In addition to presenting their research, the Wesleyan contingent also recruited prospective graduate students for the Wesleyan PhD program at the graduate school recruiting fair, and Melissa was invited to participate in a panel on “Graduate School: The In’s and Out’s of Getting In” which was very highly attended. Prof. Personick caught up with Wesleyan alum Prof. John Keith (Univ. of Pittsburgh) over breakfast, and everyone spent time sampling the local cuisine.

Daniel Robertson (’18) receives travel award from American Chemical Society

Daniel Robertson, a senior chemistry major, has been awarded a travel grant from the Division of Inorganic Chemistry of the American Chemical Society (ACS).  The grant will help defray the costs for him to attend the 255th National Meeting of the ACS, where he will be presenting on his recent research in Prof. Michelle Personick’s lab.  His talk is titled “(Ag)Au concave cubes as experimental models of computationally predicted active sites for the oxygen-assisted coupling of alcohols”.  The selection criterion for this competitive award is the scientific merit of the work being presented.  The meeting will be in New Orleans during the second week of the Wesleyan spring break.  If you are attending the meeting, Danny’s talk is scheduled for Sunday, March 18 at 8:50 a.m. in room 212 of the Convention Center.  He and Prof. Personick would be delighted to have you there.

Joy Cote receives PhD

Left to right: Dr. Joy Cote, Susan Cote

Meet Joy Cote, a recent PhD student who graduated from the chemistry department in January. Joy came to Wesleyan after receiving her BS in chemistry from the College of Mount Saint Vincent in 2012. During her time as an undergraduate, Joy participated in two separate research projects. Both a synthetic project aiming to create porphyrins and a development project aiming to understand sperm development in Drosophila. Although both projects nurtured her scientific aspirations, she was not completely satisfied with either of them. Upon coming to Wesleyan, Joy joined Prof. Erika Taylor’s lab and spent the next 5 years investigating the dynamics of Heptosyltransferase I, an enzyme found in Gram-negative bacteria, using a variety of biophysical techniques. It was during this time that she realized that research focused on understanding proteins in a quantitative manner was something she was passionate about and would drive her future studies. Since graduating, Joy has started a post-doctoral associate position at Fox Chase Cancer Center. Here she is working with Dr. Andy Andrews on how acetylation of metabolic enzymes that play a role in regulation.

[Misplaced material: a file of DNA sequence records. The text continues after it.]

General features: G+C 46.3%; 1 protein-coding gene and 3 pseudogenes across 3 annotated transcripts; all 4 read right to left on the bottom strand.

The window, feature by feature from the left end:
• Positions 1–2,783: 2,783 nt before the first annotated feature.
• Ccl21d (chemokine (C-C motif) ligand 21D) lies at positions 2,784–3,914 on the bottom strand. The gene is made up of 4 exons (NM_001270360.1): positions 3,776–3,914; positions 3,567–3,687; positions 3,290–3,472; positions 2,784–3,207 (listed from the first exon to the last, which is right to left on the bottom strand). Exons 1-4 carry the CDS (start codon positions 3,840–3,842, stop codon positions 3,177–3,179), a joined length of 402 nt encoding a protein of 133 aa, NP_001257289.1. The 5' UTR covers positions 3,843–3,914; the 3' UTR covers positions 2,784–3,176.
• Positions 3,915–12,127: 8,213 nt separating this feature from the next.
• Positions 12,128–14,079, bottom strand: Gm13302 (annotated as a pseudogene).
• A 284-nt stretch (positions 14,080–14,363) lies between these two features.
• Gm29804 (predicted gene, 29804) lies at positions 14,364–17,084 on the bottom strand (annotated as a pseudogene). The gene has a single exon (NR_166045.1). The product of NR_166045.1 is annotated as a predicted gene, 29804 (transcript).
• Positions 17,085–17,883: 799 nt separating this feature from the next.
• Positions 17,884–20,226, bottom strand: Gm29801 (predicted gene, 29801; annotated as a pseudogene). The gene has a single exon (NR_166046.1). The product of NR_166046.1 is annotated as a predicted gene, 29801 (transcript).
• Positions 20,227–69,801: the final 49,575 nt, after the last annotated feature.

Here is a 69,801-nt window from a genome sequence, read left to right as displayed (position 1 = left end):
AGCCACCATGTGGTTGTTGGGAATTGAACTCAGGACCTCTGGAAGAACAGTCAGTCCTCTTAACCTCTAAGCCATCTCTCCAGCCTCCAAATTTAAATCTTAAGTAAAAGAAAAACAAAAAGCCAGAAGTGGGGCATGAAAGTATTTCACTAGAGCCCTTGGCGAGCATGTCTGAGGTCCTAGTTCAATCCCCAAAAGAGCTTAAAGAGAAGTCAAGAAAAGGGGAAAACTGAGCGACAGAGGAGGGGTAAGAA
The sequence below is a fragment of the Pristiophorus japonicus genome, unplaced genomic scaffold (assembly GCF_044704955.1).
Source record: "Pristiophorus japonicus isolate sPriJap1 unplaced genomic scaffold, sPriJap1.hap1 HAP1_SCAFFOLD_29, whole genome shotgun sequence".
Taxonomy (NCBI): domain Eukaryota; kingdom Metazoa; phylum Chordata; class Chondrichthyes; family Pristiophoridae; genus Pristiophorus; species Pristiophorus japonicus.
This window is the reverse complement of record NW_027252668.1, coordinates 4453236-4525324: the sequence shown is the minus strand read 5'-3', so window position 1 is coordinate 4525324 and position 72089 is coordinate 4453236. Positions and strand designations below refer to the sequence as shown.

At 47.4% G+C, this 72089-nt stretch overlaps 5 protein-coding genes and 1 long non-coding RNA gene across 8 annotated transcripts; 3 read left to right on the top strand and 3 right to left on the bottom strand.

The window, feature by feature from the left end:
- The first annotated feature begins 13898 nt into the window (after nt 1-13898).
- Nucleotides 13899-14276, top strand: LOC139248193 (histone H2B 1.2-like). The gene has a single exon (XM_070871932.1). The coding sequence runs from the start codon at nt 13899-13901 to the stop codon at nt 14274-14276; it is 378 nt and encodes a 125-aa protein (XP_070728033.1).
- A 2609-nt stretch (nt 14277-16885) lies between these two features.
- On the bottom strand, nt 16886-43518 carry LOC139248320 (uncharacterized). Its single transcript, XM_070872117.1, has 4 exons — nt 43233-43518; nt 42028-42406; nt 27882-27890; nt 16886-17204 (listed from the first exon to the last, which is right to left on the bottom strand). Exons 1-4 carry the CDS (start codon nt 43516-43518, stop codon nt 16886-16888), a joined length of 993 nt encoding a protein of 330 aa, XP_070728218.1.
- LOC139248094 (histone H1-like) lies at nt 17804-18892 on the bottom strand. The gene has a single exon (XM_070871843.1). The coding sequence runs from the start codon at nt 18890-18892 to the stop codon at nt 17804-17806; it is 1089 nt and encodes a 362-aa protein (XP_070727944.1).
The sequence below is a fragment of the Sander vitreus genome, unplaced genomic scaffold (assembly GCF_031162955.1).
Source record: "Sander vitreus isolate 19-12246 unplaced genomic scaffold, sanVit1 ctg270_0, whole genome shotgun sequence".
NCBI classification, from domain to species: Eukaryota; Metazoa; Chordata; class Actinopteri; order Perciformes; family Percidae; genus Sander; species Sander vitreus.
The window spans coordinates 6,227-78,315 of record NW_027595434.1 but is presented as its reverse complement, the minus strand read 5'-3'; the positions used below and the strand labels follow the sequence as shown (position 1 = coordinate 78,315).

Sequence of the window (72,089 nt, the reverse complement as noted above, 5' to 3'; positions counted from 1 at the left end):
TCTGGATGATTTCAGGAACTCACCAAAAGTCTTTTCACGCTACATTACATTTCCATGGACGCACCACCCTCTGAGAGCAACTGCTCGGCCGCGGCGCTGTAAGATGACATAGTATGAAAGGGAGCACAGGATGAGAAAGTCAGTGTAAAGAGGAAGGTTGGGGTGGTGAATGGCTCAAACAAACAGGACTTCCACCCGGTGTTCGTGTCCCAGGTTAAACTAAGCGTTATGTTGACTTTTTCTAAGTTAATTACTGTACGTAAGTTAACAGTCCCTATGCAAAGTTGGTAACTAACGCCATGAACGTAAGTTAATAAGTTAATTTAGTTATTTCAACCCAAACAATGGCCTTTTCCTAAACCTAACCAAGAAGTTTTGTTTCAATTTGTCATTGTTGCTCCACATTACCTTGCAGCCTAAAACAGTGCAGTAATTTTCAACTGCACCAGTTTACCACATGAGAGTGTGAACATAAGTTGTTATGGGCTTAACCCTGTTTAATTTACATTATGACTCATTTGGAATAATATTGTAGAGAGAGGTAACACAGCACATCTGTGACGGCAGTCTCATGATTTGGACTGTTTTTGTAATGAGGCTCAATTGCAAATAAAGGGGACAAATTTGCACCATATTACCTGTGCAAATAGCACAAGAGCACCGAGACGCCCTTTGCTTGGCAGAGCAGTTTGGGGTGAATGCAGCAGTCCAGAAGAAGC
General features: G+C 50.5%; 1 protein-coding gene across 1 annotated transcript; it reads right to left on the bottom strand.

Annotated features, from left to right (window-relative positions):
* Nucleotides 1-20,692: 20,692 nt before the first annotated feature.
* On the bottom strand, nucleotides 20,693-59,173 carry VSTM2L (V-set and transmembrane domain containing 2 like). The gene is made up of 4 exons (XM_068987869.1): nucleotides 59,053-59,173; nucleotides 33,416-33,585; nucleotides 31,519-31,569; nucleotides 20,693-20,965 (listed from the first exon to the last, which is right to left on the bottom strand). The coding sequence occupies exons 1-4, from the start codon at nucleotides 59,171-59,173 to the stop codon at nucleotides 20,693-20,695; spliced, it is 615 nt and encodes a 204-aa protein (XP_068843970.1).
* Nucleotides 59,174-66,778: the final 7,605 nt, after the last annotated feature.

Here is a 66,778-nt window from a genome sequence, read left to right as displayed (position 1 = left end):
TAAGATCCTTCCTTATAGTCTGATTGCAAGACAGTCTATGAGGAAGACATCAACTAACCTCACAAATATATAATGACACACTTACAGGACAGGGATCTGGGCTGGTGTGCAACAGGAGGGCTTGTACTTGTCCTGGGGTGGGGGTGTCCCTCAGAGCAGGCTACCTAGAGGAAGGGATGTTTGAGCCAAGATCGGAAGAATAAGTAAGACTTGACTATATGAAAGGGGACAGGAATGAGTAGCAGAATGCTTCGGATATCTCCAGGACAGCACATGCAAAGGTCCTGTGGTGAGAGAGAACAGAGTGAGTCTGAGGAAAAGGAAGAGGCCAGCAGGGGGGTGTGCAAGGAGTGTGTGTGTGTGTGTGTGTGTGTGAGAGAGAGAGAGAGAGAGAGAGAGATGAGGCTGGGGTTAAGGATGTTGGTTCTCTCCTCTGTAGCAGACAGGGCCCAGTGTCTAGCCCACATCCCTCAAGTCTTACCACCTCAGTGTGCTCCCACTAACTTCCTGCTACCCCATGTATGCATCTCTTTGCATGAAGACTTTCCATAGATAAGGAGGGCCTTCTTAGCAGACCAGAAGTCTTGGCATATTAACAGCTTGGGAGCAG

Chemistry Department Welcomes Prof. Colin Smith

Prof. Colin Smith

The Chemistry Department welcomes Professor Colin Smith to the faculty where he also holds an affiliated appointment in the Molecular Biophysics Program.  He earned his BA from New York University and a PhD from the University of California San Francisco, where his research focused on protein design and developing new methods for computationally modeling protein flexibility. Prior to coming to Wesleyan, he was a postdoctoral scholar at the Max Plank Institute for Biophysical Chemistry in Göttingen. There he studied protein motion at the atomic level and its implications for how biological activity is regulated.

At Wesleyan Prof. Smith will continue his work in protein dynamics, with a focus on determining the atomic-level mechanisms of how changes in regions far from the active site propagate through proteins and ultimately affect their functions.  For example, some remote mutations can cause proteins to malfunction and lead to disease. In other cases, protein engineering has discovered unusually located mutations that enhance activity, making new synthetic and therapeutic applications possible. Work by Prof. Smith and others has identified an increasing number of cases where this communication happens not through a change in the structure, but in the extent of protein motion.

Prof. Smith and his students will take a distinctly multidisciplinary approach, including computational simulation and modeling, in addition to high-resolution biophysical techniques like nuclear magnetic resonance (NMR), to determine both structure and dynamics at the atomic level.  His group’s goal is to understand better how protein activity is remotely controlled by nature and ultimately enable its rational manipulation for therapeutic or synthetic applications.

Prof. Smith’s recent and near future course offerings include Practical NMR (CHEM 382), Physical Chemistry for the Life Sciences (CHEM 381), and Molecular Modeling and Design (CHEM 396).